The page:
Widespread dumping of toxic waste by Mafia clans in the southern region of Campania is causing a dramatic increase in birth defects and cancer, according to a group of US and Italian scientists.
Their warning comes a month after The Independent reported how crime groups in southern Italy were earning €20bn a year by illegally burying heavy metals and cancer-causing organic compounds, often in agricultural areas or on land used to build homes.
Dr Antonio Giordano of The Sbarro Institute for Cancer Research at Temple University, in Philadelphia, said his team's review of the evidence showed the link between toxic dumping and higher rates of cancers, serious birth defects and death, was now "difficult to deny". The survey suggests that in areas of Campania plagued by illegal dumping, birth defects of the urogenital and central nervous systems were more than 80 per cent higher than normal. The incidence of key cancers in contaminated areas, including those of the lung, liver and alimentary canal, appears to be around 12 per cent higher. The review will appear in the journal Cancer Biology & Therapy.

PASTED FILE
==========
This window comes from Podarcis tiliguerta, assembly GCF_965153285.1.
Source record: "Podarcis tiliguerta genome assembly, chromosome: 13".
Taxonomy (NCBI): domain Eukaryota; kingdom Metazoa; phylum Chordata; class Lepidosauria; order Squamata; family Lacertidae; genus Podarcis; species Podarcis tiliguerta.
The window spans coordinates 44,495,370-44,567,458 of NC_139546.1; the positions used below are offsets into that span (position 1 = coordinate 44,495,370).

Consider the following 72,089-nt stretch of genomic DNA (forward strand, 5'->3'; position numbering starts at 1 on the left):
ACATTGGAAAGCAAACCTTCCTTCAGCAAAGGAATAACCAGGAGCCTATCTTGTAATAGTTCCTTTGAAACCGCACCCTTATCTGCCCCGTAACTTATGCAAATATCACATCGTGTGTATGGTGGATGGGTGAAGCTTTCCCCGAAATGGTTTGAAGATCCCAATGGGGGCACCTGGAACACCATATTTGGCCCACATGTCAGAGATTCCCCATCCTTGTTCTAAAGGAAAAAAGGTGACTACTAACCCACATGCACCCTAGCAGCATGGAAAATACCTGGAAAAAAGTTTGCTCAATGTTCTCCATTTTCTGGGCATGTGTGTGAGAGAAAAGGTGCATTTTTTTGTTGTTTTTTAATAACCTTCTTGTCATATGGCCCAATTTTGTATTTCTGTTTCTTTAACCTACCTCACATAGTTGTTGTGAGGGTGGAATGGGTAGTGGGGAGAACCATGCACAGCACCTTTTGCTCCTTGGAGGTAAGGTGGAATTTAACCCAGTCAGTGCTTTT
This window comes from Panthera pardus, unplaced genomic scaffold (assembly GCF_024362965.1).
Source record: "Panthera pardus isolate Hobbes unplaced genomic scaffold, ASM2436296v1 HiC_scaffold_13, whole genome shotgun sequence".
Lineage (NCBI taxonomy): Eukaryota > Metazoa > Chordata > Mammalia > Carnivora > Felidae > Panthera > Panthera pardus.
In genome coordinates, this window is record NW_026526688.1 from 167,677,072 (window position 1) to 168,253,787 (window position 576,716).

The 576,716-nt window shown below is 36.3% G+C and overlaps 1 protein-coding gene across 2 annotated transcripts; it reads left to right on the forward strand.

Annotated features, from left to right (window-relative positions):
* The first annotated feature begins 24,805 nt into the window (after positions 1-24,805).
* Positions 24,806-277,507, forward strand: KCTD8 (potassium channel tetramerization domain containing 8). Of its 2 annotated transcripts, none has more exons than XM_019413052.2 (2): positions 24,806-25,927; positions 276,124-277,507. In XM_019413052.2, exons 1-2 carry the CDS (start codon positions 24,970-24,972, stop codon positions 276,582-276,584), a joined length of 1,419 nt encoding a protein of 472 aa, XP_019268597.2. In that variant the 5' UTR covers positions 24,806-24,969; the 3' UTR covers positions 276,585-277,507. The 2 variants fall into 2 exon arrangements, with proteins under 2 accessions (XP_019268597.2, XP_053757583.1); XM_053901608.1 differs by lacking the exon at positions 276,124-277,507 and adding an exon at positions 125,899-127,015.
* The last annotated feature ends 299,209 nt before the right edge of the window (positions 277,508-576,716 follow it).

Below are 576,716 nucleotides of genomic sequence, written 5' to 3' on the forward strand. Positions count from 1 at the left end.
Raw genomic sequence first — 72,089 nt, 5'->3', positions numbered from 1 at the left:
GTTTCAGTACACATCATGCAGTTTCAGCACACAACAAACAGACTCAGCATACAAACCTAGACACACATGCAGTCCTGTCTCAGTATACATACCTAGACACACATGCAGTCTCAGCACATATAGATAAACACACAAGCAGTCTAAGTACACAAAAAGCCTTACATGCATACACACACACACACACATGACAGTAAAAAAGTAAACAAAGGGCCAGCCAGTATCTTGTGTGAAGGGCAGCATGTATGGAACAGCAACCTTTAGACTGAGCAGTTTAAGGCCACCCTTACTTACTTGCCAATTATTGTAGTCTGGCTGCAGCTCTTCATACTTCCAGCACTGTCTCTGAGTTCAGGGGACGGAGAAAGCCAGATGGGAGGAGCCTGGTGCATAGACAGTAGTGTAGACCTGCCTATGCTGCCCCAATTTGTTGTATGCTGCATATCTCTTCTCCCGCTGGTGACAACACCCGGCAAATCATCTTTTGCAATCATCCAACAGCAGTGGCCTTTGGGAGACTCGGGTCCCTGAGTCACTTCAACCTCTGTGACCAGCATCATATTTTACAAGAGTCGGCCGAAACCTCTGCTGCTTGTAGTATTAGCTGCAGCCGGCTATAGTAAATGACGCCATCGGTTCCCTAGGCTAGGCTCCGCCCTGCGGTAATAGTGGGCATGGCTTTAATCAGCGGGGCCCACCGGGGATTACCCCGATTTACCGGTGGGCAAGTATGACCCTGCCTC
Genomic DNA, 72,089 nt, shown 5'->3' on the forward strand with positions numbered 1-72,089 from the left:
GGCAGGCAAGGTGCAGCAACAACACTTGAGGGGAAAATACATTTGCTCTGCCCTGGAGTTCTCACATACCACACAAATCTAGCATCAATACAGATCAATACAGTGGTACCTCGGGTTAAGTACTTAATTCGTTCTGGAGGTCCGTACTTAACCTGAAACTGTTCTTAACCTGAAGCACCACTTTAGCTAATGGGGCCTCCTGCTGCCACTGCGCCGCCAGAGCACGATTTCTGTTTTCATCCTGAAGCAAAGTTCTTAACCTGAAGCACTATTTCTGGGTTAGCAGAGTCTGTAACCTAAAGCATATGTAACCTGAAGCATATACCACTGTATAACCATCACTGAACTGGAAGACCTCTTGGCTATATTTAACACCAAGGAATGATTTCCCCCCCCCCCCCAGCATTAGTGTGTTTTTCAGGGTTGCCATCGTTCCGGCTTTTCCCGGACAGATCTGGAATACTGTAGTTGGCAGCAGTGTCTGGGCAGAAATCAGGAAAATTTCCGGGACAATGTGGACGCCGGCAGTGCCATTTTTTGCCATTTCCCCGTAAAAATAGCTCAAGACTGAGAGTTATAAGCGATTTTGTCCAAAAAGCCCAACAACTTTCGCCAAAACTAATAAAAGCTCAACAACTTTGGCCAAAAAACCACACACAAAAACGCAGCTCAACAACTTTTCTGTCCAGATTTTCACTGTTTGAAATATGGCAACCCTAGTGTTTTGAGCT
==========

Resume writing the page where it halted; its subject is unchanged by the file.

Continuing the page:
Fears for the health of residents in the afflicted area of Campania, known as "the triangle of death", which includes the towns of Nola, Acerra and Marigliano, have been growing for years. Another of the researchers, Dr Maddalena Barba, of the Human Health Foundation in Terni, said: "Three decades of illegal management of waste have made this region unique in the context of waste and disease."
Last month, a report by the environmental group Legambiente revealed that authorities last year seized a record two million tonnes of dangerous waste, mostly from Northern Italy, on its way for disposal, often in the one of Italy's four southernmost regions, Sicily, Calabria, Campania and Puglia, where the country's four main Mafia groups hold sway.
It said, however, that Campania, the region around Naples, was the area worst hit by Mafia-linked environmental damage. The local crime syndicate, the Camorra, is frequently blamed for exacerbating or even causing the regional rubbish collection crisis – by encouraging the closure of official incineration plants – to fan demand for its illegal dumping services.
Dr Giordano said he had come under fire from some politicians in the region. But he has vowed to continue exposing the health effects of toxic dumping and called on the authorities to prioritise the clean-up of affected areas.